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What’s on the menu at MSSM, sushi chef Masaki Saito’s more casual omakase spot in Yorkville

The 14-course menu is only $98 per person

By Erin Hershberg| Photography by Joshua Best
What's on the menu at MSSM, sushi chef Masaki Saito's more casual omakase spot in Yorkville

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Name: MSSM Contact: 154 Cumberland St., 2nd floor, 647-221-1863, ms-sm.ca, @mssm.yorkville
Neighbourhood: Yorkville
Owners: Masaki Saito and William Cheng (Sushi Masaki Saito) Chef: Masaki Saito Accessibility: Not fully accessible (entrance is up a flight of stairs)   MSSM—which stands for Masaki Saito Sushi Master—is the latest outpost from self-proclaimed “sushi genius” Masaki Saito. Unlike at Saito’s two-Michelin-star Yorkville omakase spot, where he hands each piece of food he makes to each customer at every seating, at MSSM, Saito isn’t passing anyone anything. If he did, says Saito, “that would make it too expensive.”

Chef Masaki Saito at MSSM, his new sushi restaurant in Toronto
Chef Masaki Saito

The aim at this new Edomae-style omakase house—which looks sleek and urban enough to double as a limited-edition sneaker shop—is to bring his understanding of what real sushi is to a younger generation. Opening up this “sushi gateway,” as Saito calls it, means a price point that starts at $680 a head is not going to fly. “I decided to open MSSM to impart my wisdom to future sushi chefs so that more people could understand my style without having to pay so much for it,” says Saito. “It’s both a restaurant and a school. My staff here are all students. They follow me, watch me and study my philosophy, then they go through rigorous testing. If they build each piece with precision and perfection, they pass. They get to stand behind the counter and make the sushi and maybe one day get a Michelin star of their own. If they fail, it’s up to them what they do next. That’s life.”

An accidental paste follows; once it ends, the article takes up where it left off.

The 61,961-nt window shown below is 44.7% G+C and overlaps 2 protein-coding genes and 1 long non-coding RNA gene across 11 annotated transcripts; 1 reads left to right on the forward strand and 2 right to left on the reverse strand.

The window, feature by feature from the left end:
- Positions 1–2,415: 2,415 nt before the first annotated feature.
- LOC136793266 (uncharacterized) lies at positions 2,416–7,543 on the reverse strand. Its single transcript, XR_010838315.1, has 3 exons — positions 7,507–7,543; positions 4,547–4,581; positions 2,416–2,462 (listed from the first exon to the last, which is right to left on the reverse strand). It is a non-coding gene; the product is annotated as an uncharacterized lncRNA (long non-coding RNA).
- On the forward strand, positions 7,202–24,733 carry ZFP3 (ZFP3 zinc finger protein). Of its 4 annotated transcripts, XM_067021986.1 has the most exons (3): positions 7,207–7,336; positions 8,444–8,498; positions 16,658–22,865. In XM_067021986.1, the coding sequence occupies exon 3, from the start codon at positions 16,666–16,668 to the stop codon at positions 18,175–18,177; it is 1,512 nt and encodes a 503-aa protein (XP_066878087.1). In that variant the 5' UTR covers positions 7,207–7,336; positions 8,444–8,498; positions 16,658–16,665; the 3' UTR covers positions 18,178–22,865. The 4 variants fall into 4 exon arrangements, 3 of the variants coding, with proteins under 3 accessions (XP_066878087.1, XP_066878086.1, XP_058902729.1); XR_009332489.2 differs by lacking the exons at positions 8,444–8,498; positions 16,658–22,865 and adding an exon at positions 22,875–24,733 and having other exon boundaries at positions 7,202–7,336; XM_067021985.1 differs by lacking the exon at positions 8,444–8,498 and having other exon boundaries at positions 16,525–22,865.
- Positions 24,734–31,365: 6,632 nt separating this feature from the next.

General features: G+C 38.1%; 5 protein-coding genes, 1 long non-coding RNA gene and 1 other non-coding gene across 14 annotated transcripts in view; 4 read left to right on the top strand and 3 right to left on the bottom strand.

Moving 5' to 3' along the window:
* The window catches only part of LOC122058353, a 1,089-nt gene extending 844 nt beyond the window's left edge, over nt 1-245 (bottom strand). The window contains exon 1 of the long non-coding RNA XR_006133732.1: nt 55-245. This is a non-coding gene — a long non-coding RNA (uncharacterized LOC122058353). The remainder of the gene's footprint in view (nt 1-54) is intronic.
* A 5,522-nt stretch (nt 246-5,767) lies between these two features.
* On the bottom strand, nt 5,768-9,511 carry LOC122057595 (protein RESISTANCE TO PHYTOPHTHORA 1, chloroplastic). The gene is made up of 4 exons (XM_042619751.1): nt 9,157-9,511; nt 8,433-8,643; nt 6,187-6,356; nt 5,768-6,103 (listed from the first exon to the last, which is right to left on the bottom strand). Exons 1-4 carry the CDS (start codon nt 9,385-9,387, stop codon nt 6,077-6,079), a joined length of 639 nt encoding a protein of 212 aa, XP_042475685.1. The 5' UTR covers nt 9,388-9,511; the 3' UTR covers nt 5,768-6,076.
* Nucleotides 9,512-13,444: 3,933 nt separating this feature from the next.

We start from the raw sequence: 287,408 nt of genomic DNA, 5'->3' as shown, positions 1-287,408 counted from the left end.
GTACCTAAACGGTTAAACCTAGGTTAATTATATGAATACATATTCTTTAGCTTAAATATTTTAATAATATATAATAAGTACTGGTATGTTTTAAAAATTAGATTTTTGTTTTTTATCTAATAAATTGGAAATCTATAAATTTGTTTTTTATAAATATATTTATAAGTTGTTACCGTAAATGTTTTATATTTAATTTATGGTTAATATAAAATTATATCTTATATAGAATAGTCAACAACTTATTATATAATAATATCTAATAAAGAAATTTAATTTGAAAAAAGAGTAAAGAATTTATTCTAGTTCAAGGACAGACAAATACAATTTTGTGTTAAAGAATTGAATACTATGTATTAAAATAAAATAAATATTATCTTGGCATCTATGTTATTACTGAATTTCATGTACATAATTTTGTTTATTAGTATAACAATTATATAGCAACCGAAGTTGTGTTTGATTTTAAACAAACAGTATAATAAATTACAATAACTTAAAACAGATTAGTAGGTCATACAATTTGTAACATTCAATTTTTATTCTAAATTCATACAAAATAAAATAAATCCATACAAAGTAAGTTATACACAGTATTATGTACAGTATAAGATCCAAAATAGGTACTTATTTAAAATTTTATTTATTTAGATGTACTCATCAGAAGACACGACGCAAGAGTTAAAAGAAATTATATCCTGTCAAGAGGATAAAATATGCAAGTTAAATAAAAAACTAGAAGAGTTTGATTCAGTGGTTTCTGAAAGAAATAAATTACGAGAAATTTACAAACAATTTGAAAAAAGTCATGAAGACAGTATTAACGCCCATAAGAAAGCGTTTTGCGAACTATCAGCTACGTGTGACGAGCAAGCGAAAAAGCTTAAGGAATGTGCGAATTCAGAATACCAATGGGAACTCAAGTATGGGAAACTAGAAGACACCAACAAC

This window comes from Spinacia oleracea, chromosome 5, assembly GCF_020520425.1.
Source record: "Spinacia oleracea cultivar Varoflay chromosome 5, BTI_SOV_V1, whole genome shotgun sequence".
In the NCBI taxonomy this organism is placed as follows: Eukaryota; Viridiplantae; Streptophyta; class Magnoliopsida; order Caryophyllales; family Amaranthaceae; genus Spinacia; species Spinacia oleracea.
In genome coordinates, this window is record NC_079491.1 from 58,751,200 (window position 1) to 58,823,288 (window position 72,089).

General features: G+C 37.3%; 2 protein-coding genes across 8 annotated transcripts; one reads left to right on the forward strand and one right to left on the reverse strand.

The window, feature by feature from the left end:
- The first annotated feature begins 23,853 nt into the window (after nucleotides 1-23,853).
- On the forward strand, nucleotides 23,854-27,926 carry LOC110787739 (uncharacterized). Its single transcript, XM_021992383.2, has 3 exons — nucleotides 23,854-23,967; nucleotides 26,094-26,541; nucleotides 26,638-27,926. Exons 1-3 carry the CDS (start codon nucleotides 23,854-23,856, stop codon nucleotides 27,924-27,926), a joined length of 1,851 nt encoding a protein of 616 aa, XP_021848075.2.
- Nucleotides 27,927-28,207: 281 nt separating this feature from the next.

While the school sounds a bit stressful, the customer experience at MSSM is anything but. Chefs who have made the cut stand behind the sushi counter with beautiful self-assurance, meticulously slicing fish and forming nigiri into tiny works of art. Without a fleck of preciousness, the chefs hand their work to diners and continue their passion-driven toil with only trace amounts of well-earned pride.

Masaki Saito observes and judges as one of his sushi-making students takes his final exam
Here, Saito observes (and judges) as one of his students takes his final exam
The food

The 14-course Edomae-style omakase meal ($98 per person) begins with MSSM’s signature toro hand roll and an umami-bomb appetizer of onion apple sauce and funky bonito flakes. What follows is a parade of fish dishes—works of art that have been broiled, cured, marinated or any combination of the three. In order to keep the price down, the seafood is sourced locally when in season or from Europe when not. None of the fish is from Japan—that’s reserved exclusively for the menu at Sushi Masaki Saito. Here’s a look at some (but not even close to all) of what guests can expect.

Toro is chopped for handrolls, which start the 10-course menu at MSSM
Toro is chopped for hand rolls, which start the 10-course menu

 

The toro handroll at MSSM, Masaki Saito's new sushi restaurant in Yorkville
The toro hand roll begins the meal to tide guests over until the sushi starts flowing. It’s a hearty roll of chopped fatty bluefin tuna from PEI, imported Japanese pickled radish and rice. The fish is brushed with soy before being rolled up in freshly roasted seaweed

 

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The handroll at MSSM is stuffed with bluefin tuna, pickled radish and rice
Here it is again, mid-roll

 

A slice of Norwegian salmon on rice at MSSM